Daily Productive Sharing 076 - 他可能是目前世界上最有名的医生

One helpful tip per day:)

(The English version follows)

Ali Abdaal 可能是最知名的生产力 Youtuber 了,他的视频也被我们多次推荐。

Daily Productive Sharing 003 - 20200903

Daily Productive Sharing 022 - 20200924

Daily Productive Sharing 043 - 20201019

在这篇文字访谈中,Ali 介绍了自己制作视频的工作流,自己管理时间的秘笈,自己管理读书笔记的方法。总之这是一篇信息量超级大的访谈,比如他提到自己的视频平均留存率大概在 10-15% 之间,比如他会针对不同的观众设计不同的视频风格。如果你也在做类似的内容创作,那么这篇访谈还会告诉你如何制作更棒的内容。

In fact, Ali is someone who says, “I worship at the altar of productivity” — and therein lies the secret to his success: he combines his lifelong fascination with productivity and workflows with a medical scientist’s patience for clinical trials and close observation.

Every YouTube video I publish begins with an idea – and as soon as I get an idea, it goes straight into Notion.

But in general, the plan is that we release a video every Tuesday, Friday, and Sunday.

Of all the videos we do, however, the most important of those videos is Tuesday’s sponsored video.

Sponsored videos are really the only hard deadlines I have – they’re a vitally important part of our revenue. Everything else I do I can be flexible about.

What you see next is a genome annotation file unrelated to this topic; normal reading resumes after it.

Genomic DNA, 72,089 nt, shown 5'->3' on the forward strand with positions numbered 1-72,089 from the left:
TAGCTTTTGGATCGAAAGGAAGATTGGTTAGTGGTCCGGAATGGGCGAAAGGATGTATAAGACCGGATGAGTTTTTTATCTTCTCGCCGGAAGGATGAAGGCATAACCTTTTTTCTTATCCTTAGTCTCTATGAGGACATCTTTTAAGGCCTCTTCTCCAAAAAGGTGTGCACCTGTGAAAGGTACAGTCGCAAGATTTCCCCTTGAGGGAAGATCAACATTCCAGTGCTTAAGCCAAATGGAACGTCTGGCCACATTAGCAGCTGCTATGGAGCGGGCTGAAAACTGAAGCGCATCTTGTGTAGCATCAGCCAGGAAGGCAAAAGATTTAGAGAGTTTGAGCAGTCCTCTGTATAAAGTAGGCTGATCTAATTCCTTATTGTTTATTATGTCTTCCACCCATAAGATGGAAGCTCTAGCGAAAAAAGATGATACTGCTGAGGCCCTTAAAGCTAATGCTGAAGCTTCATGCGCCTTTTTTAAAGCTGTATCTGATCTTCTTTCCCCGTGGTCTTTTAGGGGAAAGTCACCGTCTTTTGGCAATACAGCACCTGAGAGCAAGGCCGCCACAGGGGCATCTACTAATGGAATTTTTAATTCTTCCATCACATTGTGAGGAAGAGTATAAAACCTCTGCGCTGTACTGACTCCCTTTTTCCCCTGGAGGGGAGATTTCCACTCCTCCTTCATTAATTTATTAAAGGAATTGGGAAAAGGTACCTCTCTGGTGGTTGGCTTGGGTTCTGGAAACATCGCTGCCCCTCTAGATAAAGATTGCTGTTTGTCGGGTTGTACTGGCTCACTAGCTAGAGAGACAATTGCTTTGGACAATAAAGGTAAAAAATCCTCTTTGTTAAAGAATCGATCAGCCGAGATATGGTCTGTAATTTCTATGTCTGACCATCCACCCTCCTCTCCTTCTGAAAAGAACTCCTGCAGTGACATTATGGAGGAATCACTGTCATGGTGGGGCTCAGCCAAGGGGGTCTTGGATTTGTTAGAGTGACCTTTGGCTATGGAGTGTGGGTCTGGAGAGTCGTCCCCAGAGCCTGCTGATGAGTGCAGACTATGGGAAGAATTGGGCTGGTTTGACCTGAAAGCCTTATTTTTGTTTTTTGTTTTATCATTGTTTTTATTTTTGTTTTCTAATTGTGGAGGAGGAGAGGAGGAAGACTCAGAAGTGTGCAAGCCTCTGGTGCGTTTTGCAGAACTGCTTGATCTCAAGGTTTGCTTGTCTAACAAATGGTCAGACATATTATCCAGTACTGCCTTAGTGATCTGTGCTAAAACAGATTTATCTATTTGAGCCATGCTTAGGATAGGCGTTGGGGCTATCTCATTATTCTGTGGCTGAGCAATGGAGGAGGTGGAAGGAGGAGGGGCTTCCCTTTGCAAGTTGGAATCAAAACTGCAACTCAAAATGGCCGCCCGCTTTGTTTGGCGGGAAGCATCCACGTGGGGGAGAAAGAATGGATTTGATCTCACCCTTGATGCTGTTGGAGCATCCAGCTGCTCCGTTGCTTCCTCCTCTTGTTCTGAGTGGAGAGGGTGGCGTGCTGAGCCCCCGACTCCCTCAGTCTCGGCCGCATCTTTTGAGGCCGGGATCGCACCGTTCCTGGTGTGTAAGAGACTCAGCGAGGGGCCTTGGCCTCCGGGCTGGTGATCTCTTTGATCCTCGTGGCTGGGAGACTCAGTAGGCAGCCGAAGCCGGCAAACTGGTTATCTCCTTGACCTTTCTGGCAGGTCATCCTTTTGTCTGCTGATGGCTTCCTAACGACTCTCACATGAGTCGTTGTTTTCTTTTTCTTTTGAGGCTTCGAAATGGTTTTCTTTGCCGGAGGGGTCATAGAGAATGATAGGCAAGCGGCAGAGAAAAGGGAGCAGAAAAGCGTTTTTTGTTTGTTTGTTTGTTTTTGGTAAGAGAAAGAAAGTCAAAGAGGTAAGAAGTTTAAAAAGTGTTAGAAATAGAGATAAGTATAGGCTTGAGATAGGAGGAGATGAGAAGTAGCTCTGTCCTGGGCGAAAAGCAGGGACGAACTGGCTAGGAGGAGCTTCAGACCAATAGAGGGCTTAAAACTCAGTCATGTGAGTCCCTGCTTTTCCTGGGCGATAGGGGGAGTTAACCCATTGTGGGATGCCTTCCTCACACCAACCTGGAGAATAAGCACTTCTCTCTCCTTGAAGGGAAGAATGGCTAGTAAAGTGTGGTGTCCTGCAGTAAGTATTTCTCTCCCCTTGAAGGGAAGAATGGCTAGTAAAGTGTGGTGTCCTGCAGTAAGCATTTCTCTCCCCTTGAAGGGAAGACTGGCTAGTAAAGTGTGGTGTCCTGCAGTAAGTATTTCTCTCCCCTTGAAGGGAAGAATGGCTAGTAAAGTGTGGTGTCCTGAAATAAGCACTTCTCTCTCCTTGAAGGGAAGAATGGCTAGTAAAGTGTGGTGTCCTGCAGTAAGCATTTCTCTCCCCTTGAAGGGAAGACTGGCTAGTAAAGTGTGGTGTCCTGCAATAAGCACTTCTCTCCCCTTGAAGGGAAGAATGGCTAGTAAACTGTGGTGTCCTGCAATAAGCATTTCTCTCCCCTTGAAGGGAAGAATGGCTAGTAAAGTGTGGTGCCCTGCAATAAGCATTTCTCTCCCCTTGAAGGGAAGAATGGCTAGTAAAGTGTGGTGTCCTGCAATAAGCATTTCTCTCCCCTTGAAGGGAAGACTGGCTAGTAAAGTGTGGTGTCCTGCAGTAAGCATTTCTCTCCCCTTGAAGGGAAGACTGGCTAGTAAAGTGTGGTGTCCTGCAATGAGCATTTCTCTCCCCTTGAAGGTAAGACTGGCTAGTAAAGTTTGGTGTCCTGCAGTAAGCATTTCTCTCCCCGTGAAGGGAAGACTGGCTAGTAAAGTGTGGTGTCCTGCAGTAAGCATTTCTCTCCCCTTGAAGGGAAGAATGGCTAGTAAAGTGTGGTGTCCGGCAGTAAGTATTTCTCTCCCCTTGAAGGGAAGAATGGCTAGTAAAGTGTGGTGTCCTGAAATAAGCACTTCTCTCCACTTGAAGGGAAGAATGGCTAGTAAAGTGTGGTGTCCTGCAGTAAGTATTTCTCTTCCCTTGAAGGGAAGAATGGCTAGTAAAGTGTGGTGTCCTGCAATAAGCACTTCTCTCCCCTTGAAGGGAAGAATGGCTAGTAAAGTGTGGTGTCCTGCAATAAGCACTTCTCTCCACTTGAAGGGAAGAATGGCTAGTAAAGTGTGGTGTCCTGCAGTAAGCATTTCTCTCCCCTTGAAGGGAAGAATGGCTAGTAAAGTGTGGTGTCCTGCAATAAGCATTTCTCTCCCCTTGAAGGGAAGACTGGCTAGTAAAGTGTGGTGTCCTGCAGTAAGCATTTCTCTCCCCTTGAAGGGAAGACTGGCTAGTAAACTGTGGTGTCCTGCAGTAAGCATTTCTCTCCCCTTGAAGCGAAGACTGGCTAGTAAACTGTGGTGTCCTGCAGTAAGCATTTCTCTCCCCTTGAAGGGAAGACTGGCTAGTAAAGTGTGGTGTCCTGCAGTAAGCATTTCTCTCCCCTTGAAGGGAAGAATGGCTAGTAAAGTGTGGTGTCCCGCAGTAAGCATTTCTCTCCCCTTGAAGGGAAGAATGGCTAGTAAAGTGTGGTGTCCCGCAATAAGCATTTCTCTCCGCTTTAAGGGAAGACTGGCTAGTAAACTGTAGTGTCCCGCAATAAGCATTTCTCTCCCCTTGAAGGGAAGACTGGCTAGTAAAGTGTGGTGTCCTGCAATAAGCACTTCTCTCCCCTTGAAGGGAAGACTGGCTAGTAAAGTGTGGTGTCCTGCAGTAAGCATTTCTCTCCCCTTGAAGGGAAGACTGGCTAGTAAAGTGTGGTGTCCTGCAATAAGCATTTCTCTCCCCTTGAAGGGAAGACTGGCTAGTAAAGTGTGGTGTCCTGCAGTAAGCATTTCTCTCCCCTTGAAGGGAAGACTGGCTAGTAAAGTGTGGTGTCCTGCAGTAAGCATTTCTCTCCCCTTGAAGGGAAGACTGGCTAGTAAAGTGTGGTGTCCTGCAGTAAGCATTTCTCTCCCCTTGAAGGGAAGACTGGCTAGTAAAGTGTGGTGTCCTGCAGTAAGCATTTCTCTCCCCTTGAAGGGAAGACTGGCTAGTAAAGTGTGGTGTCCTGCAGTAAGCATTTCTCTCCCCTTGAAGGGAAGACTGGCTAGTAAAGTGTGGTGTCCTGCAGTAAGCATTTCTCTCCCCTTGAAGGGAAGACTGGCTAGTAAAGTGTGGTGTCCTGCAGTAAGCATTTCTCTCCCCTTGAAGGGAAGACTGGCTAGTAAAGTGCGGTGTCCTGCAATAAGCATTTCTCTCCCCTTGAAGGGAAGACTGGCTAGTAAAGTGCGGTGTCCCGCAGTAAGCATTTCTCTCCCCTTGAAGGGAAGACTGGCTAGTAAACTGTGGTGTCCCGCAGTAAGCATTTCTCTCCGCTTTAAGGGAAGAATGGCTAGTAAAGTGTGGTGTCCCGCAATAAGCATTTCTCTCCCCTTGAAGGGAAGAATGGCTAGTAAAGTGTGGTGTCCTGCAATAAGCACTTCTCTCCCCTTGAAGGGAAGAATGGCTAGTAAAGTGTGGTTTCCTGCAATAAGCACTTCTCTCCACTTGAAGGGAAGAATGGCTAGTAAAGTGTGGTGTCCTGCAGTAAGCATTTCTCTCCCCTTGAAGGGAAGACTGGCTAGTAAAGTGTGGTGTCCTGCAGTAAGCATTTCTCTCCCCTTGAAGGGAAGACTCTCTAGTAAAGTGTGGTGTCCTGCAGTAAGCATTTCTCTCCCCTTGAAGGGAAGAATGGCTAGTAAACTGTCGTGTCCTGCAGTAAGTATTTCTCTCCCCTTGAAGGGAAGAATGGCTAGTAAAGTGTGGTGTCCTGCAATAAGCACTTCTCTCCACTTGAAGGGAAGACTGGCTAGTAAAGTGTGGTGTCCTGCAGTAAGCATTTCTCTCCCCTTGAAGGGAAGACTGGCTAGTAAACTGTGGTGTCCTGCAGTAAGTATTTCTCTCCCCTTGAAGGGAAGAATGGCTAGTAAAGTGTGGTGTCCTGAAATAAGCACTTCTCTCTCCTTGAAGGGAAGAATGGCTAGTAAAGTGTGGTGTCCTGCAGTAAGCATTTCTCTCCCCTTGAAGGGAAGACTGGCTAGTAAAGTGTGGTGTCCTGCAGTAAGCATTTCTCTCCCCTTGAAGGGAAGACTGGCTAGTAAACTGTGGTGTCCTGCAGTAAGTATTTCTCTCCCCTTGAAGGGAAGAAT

Under ‘Video Intention’, I classify what type of video it is. When it comes down to it, there are only three types of video on YouTube: videos designed to be ‘Discoverable’ to a new audience, ‘Community’ content to appeal to your existing audience, and ‘Sales’ videos to get someone to stop surfing around YouTube and click into something else.

The aim with Discoverable videos is simply to get the audience to watch until the end, and then get them to stick around to watch another video after that. In ranking videos and matching them for recommendation to potential viewers, the YouTube algorithm rewards video watch time and overall session watch time.

For me, just knowing the video is Discoverable already puts me into the mindset that I need to make the video snappy – I need to present myself well, and not ramble too much. I also need to avoid inside jokes that only my existing viewers would get, because I have to appeal to any new audience this video might draw.